Rangers goaltender Henrik Lundqvist makes a save in front of Vegas Golden Knights right wing Alex Tuch on Dec. 16, 2018, at Madison Square Garden.


Hartnett: With Their Lack Of Hustle, Rangers Are Letting Down Lundqvist, Fans

36-Year-Old Goalie Carrying Team On His Back

Sean Hartnett
December 17, 2018 - 12:22 pm

Gray, rainy skies surrounded Madison Square Garden on Sunday. Inside the arena, Henrik Lundqvist weathered a different kind of storm for three periods before the Vegas Golden Knights prevailed in overtime with a 4-3 victory.

Lundqvist’s teammates fed the Golden Knights’ offense through a combination of passive defending and mistake-filled sequences. In all, Lundqvist was forced into making 37 saves on 41 shots. He faced 15 shots in the first period, 13 in the second, 12 in the third and one in overtime.

Lately, the 36-year-old netminder has been subjected to contests in which the Rangers are heavily outchanced, forcing Lundqvist to perform some kind of sorcery to steal points.

This was the case Friday, when the Blueshirts couldn’t see out a three-goal lead and surrendered four unanswered goals to the Arizona Coyotes to lose 4-3 in overtime. On Sunday, it took the Rangers two full periods of sleepwalking before they woke up and matched Vegas’ compete level in the third period.

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Following the defeat, head coach David Quinn described his team’s performance as “embarrassing” and said the Rangers “hid for two periods.” Forward Mats Zuccarello said the point earned Sunday belonged to Lundqvist because “we were not there.”

These no-show, leave-everything-to-Lundqvist occurrences have come far too frequently this season. This kind of mentality was supposed to leave the building when Quinn ushered in a credo of in-your-face, fully committed hockey.

The heavy workloads Lundqvist is facing can be shown in the numbers by the 34.1 shots against per game that the Rangers have averaged this season. Currently, that’s fifth most in the league and a whisker away from being third worst.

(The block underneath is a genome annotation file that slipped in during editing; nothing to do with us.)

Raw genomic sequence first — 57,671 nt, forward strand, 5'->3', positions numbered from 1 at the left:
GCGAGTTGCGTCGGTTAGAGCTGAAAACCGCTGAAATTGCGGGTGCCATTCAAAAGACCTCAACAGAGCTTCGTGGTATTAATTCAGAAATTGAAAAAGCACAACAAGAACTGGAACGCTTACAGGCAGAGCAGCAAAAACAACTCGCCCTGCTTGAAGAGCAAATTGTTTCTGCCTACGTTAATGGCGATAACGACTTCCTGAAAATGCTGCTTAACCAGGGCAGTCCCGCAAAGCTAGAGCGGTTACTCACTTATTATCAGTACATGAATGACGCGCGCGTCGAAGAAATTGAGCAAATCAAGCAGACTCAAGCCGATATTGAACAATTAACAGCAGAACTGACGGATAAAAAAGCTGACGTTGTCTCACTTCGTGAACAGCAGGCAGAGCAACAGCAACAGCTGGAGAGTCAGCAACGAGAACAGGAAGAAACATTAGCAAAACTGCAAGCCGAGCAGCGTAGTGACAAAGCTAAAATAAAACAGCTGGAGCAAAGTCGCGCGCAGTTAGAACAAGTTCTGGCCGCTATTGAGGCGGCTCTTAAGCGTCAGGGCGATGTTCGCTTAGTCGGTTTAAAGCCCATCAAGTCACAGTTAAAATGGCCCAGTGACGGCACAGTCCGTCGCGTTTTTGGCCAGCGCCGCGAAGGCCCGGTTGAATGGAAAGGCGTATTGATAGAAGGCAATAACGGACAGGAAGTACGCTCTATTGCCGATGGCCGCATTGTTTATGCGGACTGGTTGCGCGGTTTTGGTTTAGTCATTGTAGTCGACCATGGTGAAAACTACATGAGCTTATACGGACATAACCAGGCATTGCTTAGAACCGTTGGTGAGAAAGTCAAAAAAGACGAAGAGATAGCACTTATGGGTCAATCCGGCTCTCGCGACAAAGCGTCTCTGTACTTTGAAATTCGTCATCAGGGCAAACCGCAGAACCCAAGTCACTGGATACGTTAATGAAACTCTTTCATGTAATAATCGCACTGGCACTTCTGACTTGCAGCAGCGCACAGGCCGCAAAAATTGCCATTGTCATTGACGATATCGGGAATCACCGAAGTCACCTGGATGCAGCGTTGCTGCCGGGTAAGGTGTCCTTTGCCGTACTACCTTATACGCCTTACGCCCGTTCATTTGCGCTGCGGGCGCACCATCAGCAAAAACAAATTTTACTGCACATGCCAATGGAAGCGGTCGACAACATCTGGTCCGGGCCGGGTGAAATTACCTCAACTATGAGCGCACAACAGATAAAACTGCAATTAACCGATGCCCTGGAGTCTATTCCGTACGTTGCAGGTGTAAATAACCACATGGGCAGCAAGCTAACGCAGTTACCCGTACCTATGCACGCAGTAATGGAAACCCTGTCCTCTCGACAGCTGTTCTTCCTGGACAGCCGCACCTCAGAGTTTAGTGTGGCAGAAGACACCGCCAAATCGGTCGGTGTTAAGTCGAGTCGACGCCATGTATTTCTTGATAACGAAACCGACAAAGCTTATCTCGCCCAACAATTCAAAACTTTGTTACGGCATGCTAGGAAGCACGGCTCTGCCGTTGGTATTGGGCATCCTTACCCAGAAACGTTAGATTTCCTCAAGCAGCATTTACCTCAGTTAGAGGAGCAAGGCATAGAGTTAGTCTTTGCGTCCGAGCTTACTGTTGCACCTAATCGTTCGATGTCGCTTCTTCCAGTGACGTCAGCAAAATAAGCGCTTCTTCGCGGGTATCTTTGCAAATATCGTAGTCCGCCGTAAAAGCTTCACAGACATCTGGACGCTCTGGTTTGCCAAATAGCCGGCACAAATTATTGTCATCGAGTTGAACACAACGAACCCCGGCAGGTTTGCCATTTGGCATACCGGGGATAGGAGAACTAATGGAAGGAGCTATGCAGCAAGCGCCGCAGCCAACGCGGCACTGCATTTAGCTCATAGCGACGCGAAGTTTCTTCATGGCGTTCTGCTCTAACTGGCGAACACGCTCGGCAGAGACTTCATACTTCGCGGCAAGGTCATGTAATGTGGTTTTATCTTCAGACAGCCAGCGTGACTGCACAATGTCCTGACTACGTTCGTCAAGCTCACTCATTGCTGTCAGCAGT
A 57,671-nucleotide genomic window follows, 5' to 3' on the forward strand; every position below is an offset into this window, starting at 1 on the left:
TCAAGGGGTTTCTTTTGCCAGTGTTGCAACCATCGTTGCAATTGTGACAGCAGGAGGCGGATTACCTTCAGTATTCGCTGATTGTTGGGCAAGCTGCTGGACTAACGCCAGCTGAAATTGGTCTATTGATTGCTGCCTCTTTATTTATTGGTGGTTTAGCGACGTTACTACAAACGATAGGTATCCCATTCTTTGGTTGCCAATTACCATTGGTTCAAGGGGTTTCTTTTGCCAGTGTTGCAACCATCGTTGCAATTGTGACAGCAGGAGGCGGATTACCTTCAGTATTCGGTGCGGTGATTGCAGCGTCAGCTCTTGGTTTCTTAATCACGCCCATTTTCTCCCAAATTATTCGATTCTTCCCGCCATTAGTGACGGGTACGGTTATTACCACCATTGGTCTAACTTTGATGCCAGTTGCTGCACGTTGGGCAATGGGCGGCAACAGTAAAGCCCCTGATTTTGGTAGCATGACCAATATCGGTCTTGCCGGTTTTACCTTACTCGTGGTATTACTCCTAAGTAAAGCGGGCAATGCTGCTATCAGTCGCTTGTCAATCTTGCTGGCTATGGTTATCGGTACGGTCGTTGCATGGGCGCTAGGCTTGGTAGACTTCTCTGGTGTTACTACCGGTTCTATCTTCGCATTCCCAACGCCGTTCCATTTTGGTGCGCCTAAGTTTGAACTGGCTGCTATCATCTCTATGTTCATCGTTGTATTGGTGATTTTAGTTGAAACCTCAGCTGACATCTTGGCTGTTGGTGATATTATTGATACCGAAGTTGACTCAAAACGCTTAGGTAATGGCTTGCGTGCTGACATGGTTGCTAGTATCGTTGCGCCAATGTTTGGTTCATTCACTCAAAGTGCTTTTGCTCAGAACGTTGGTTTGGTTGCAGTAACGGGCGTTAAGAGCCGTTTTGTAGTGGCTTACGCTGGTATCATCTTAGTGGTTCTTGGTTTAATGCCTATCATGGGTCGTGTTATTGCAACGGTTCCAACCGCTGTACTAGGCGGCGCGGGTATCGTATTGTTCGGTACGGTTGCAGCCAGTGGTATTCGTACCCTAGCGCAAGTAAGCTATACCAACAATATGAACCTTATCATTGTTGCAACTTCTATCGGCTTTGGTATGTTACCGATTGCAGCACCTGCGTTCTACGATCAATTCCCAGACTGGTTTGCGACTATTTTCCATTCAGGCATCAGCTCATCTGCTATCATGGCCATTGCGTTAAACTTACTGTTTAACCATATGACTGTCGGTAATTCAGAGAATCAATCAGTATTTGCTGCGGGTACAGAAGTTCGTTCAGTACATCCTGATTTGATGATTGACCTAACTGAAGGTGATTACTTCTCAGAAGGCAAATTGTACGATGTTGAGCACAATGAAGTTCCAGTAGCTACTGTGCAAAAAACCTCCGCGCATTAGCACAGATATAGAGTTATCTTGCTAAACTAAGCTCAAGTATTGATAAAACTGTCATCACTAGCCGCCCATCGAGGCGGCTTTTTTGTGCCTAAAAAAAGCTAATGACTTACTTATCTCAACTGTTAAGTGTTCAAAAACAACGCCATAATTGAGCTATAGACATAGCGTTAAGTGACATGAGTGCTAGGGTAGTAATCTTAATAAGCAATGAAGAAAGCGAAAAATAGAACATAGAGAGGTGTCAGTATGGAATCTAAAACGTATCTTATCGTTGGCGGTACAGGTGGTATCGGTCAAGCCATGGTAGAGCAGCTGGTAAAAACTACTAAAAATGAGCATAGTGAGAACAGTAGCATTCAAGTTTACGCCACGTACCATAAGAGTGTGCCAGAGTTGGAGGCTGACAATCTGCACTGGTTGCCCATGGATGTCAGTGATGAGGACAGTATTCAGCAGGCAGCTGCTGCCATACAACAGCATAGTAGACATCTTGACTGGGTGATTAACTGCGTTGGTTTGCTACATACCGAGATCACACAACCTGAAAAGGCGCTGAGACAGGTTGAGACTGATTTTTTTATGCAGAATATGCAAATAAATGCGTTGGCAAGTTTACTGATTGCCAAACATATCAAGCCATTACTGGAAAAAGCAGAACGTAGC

How many more times does Quinn need to reinforce the basics of effort, intensity and net-front defending before the Rangers wake up and play like the team this city deserves? Just when I thought the Rangers flipped the switch and left the no-show nights behind them, the old habits crept up again.

How many more times does Lundqvist have to skate over and bark at his teammates during a stoppage in play before these players screw their heads on straight? This is New York. This is Original Six. This is the franchise of Andy Bathgate, Vic Hadfield, Mark Messier and Mike Richter. If these guys can’t get themselves up for playing at the mecca that is Madison Square Garden and match the effort level of their intrepid goaltender, then they simply don’t belong here.

You know, the franchise that does everything first-class and all the players around the league know it? When Keith Yandle was here, he wrote an eloquent piece in The Players’ Tribune titled “New York, Let’s Go To Work.” Yandle revealed that his first experience of being a Ranger was a helicopter ride straight to the Garden that the team arranged. He clearly loved it here, and he repaid New Yorkers with outflowing passion on the ice.

The way that the players are treated here, the way that these loyal fans stuck with the Blueshirts through a 54-year title drought and will stick with them however long the next Stanley Cup championship takes should be repaid with New York hustle.

The Rangers lost plenty of talent and a lot of character in recent years. Martin St. Louis, Ryan McDonagh, Derek Stepan, Rick Nash, Dan Girardi, Brad Richards, Dominic Moore, Yandle, etc. aren’t around anymore to provide rallying cries, wisdom and straight talk.

I’m sick of writing the following sentence: Henrik Lundqvist deserves better.

The Rangers elected not to name a captain ahead of this season. This franchise has benefitted from some terrific captains during Lundqvist’s 14 years at the Garden, including plenty of personalities who didn’t need a "C" on their sweaters to stand up and lead.

Lundqvist cannot wear the captain’s "C" due to league rules prohibiting goaltenders from being captains or alternate captains. He doesn’t need an extra letter on the front of his jersey. We all know he’s been the heartbeat and soul of this team for some time.

"King Henrik” will turn 37 in March. His time of standing between the pipes is running out. He loves this organization too much to abandon it. Seeing him lift Lord Stanley in any other uniform would be wrong. He only wants to win here – for this franchise and for these fans. He’s willing to wait as long as it takes for the Rangers to rebuild themselves into a winner.

Do it for him.